As for other alternative investments, private equity investments by the 200 top funds essentially were flat, ending the one-year period at $314 billion, up just 1.1%. Distressed debt, a comparatively small subasset class of private equity at $25 million, was up 37.3% in the year ended Sept. 30, while the still smaller stand-alone energy asset class grew 58.7% to $12 billion in the same period.
On an individual basis, 45 of the 74 defined benefit plans that reported hedge fund investments on P&I's survey showed positive growth in percentage terms in their portfolios in the year ended Sept. 30 ranging from 399% to 0.2%, while 20 plans reduced hedge fund exposure in a range from between -0.9% to -77.4%. Eight funds were new to the 2013 hedge fund ranking and one pension fund's assets did not change.
Largest DB investors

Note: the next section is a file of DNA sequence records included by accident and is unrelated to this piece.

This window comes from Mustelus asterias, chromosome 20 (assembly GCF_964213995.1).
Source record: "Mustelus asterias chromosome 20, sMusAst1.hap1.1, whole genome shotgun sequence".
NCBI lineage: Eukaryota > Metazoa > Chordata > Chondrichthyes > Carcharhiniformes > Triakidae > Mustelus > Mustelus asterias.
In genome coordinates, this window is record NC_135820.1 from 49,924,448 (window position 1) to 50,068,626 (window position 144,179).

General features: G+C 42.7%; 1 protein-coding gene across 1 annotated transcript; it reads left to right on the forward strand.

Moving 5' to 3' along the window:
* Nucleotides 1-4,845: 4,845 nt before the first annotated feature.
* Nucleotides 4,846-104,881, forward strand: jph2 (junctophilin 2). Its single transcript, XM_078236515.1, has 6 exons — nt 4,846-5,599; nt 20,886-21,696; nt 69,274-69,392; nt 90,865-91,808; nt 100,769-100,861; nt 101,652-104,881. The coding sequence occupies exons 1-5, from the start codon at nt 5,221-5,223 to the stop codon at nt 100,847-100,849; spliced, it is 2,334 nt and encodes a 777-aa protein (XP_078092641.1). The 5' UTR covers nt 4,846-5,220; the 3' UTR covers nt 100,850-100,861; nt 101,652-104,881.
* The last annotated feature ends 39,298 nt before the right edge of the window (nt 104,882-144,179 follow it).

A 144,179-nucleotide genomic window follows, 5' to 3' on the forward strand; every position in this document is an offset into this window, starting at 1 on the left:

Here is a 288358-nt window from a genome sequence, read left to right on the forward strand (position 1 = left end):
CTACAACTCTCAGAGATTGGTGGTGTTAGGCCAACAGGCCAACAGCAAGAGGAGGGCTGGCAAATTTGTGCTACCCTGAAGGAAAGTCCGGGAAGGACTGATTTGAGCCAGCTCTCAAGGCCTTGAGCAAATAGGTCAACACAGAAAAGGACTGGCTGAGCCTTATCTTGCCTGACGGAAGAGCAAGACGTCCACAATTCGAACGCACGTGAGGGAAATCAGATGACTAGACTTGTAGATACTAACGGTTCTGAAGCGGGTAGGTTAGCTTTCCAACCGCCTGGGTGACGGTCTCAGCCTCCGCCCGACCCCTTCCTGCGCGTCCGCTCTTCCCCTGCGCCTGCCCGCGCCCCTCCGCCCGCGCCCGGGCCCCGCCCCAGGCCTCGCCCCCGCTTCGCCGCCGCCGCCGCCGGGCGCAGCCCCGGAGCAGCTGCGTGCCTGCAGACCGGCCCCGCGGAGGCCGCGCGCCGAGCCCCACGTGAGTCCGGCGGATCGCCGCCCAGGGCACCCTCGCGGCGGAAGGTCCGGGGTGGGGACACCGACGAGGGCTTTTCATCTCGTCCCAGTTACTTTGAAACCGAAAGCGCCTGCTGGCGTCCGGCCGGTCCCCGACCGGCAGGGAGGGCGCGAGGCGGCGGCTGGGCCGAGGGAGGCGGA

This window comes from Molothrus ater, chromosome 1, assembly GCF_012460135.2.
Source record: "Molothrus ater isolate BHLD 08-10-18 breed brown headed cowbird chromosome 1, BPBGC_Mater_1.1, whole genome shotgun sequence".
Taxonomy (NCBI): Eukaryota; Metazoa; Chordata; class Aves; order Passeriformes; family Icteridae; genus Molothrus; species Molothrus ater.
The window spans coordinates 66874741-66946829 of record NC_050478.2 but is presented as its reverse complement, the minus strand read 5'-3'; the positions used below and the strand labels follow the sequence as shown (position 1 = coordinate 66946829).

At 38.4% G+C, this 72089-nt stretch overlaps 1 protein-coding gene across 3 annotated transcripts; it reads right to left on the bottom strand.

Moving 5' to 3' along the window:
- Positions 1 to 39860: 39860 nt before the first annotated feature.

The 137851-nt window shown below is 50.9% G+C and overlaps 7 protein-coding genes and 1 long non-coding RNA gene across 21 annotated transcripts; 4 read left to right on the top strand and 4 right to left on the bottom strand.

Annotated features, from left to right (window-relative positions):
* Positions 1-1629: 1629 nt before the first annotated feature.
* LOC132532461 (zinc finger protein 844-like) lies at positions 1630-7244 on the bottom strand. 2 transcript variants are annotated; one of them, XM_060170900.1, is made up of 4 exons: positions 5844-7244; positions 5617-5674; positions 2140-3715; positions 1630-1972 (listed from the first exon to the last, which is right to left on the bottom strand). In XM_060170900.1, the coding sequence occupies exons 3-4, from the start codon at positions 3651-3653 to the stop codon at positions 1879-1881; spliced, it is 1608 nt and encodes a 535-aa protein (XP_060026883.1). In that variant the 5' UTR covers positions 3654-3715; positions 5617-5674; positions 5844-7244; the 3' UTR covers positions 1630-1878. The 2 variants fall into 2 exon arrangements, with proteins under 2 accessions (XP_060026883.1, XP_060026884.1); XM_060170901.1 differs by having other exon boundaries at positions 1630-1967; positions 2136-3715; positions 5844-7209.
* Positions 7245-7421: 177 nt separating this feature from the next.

The five largest defined benefit investors in hedge funds according to P&I's survey were led by the $119.7 billion Teacher Retirement System of Texas with $10.6 billion as of Sept. 30, up 9.8% from $9.7 billion the prior year. By comparison, the Austin-based fund's hedge fund portfolio grew 109.7% in the year ended Sept. 30, 2012, as the fund's investment staff worked to invest an additional 5% allocation in hedge funds to bring the total investment up a 9% target. All of TRS' assets are directly invested in hedge funds.
The New Jersey Division of Investment, Trenton, moved to second place from third in the hedge fund ranking with a total of $7.5 billion — $5.2 billion invested directly in hedge funds and $2.3 billion invested in funds of funds on behalf of the state's $75.3 billion defined benefit plan. The total hedge fund portfolio was up 28.1% as of Sept. 30 compared to a year earlier. The division also has been building the hedge fund portfolio over the past two years; hedge fund assets were up 28.1% in the year ended Sept. 30, 2012.